I first got into cooking because of my father, who was a small grocer and meat cutter. My grandfather was too, in Detroit. I started working prepping food part-time while I was in college. After I graduated, I realized that I couldn’t stand being tied to a computer and cubicle. None of the jobs I was interviewing for would be a good fit. I spent 2 years as an apprentice at Holiday Market. I’ve worked there for 6 years now. I used to be a huge computer and music nerd growing up. Actually, I still am.
How did you first get involved with the Cooking Matters program?
When I first started volunteering at the food bank, I packed boxes for the Fresh Food Share program. Gleaners staff members told me about the Cooking Matters program because they thought it would be a good fit for me.
You’ve done eight classes this past year. What keeps you coming back?
When I first starting volunteering, I wasn’t sure what the participants were going to expect of me. Because of the “Food Network effect” I thought that they might want me to be loud, boisterous, and entertaining, or that they would try to stump me with difficult questions. When I realized how earnestly they wanted to learn about practical cooking techniques, everything changed. Instead of questions about obscure Middle Eastern fruits, I got things like “How do I sauté that?” “What is braising?” or “How can I get my kids to like green beans?” Once, I showed a participant how to make his own salad dressing. He was so surprised by how good it tasted. He made it at home and told me it really helped him to eat more vegetables and salads without adding junk food to them. I spend a lot of my time in a windowless kitchen preparing food for customers who may or may not appreciate it. Cooking Matters is refreshing because I can use my skills to help people in a way that is very meaningful to them.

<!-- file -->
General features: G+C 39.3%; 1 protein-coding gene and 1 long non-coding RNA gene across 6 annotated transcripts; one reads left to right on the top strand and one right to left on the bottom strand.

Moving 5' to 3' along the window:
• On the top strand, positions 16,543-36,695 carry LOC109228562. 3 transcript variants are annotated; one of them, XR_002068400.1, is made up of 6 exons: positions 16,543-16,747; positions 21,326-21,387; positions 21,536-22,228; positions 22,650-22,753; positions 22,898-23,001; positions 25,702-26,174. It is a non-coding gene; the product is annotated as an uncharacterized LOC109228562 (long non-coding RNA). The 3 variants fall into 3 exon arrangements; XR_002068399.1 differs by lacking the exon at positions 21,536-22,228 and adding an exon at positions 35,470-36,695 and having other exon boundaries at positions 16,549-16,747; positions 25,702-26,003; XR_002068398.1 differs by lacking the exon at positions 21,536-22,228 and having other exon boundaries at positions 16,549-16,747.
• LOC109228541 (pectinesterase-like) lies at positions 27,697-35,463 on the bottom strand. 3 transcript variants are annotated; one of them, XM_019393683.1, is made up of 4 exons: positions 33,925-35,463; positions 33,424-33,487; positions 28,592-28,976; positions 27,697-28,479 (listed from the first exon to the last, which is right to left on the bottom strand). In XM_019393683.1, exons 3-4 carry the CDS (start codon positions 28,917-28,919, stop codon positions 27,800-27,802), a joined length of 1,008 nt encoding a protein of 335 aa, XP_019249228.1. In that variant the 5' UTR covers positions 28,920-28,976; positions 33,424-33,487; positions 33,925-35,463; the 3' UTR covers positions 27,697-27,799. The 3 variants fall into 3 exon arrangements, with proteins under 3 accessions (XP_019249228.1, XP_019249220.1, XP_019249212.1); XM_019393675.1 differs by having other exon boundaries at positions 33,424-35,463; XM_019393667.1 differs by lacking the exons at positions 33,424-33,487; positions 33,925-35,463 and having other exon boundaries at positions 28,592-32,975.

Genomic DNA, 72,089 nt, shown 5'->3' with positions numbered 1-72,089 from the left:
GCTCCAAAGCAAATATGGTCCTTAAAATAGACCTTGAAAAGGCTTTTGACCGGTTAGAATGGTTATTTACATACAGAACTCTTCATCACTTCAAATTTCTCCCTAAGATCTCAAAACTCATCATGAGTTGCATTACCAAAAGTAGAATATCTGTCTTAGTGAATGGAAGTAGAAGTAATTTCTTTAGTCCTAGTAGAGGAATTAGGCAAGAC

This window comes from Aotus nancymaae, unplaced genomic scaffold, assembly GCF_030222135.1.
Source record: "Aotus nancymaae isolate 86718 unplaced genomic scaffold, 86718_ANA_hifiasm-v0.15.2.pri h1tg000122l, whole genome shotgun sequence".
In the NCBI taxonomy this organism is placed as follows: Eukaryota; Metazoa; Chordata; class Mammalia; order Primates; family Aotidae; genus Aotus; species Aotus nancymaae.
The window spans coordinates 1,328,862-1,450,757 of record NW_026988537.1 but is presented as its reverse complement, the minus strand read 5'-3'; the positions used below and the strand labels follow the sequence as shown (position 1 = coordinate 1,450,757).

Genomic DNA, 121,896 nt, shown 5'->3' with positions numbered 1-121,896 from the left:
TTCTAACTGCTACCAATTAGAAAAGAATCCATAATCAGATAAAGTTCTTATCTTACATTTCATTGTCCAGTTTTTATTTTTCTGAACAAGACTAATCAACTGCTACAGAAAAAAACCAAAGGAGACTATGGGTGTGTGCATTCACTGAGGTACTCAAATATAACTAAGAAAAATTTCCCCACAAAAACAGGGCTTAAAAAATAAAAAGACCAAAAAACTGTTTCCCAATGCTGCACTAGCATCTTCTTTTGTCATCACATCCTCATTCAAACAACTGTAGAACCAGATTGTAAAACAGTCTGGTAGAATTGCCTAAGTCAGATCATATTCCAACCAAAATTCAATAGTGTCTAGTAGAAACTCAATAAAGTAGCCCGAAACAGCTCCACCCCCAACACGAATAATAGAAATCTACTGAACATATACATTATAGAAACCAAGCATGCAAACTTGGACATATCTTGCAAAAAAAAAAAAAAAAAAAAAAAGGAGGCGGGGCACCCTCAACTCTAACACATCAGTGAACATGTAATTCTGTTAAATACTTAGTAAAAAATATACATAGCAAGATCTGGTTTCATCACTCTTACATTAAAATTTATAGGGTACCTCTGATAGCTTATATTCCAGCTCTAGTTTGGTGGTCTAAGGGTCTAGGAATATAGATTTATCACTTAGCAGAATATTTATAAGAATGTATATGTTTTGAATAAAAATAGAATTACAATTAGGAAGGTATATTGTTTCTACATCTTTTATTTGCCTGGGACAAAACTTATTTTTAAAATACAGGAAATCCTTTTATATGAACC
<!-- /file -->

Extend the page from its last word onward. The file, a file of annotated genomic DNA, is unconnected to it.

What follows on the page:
Do you have any good tips for sticking to a food budget?
Find creative ways to make beans, veggies, rice, and noodles. Experiment with sauces. They can add flavor to anything. You’ll never get tired of eating staples if you have three or four great sauces.
What ingredients will we always find in your kitchen?
Canned tomatoes, fresh eggs, and oyster sauce.
What do you do in your spare time?
I’ve been thinking about buying a house in Detroit soon, so I am enjoying following the property auctions. I don’t really have an ideal neighborhood. I love discovering new music, and seeing live music.
Do you have a recipe to share?
Preheat over to 350 degrees
2 T minced garlic
1 diced sweet bell pepper
2 diced large mushrooms
1/2 diced medium zucchini
1/2 diced large Spanish onion
4 T extra virgin olive oil
2 diced roma tomatoes (substitute 1/2 can petite diced tomatoes)
2 tsp fresh chopped thyme
1/4 cup fresh chopped parsley
1 cup beef broth
1/2 cup red wine
Combine in a bowl:
3 cups cubed (1/2") old/dry/toasted bread
1 tsp freshly ground pepper
1 T salt
2 1/2 lbs ground beef
1/2 lb ground pork
Over med/low heat, sauté the garlic, onion, mushroom, and zucchini until onion is transparent and beginning to brown. Add tomatoes, thyme and parsley and cook for 30 seconds. Add broth and wine and simmer until reduced by 1/4 to 1/3. In a bowl, combine meats, cubed bread, salt and pepper and combine with a sturdy spoon until incorporated. Pour hot mixture over meat mixture and fully combine. On baking sheet lined with parchment form a long slender loaf shape with hands. Bake at 350 until cooked through - internal temp around 160 deg. Let rest 5 minutes before slicing and serving with fresh herb garnish.
A big supporter of volunteer events, Jared got to hang out with Santa at the Noel Night meetup in December.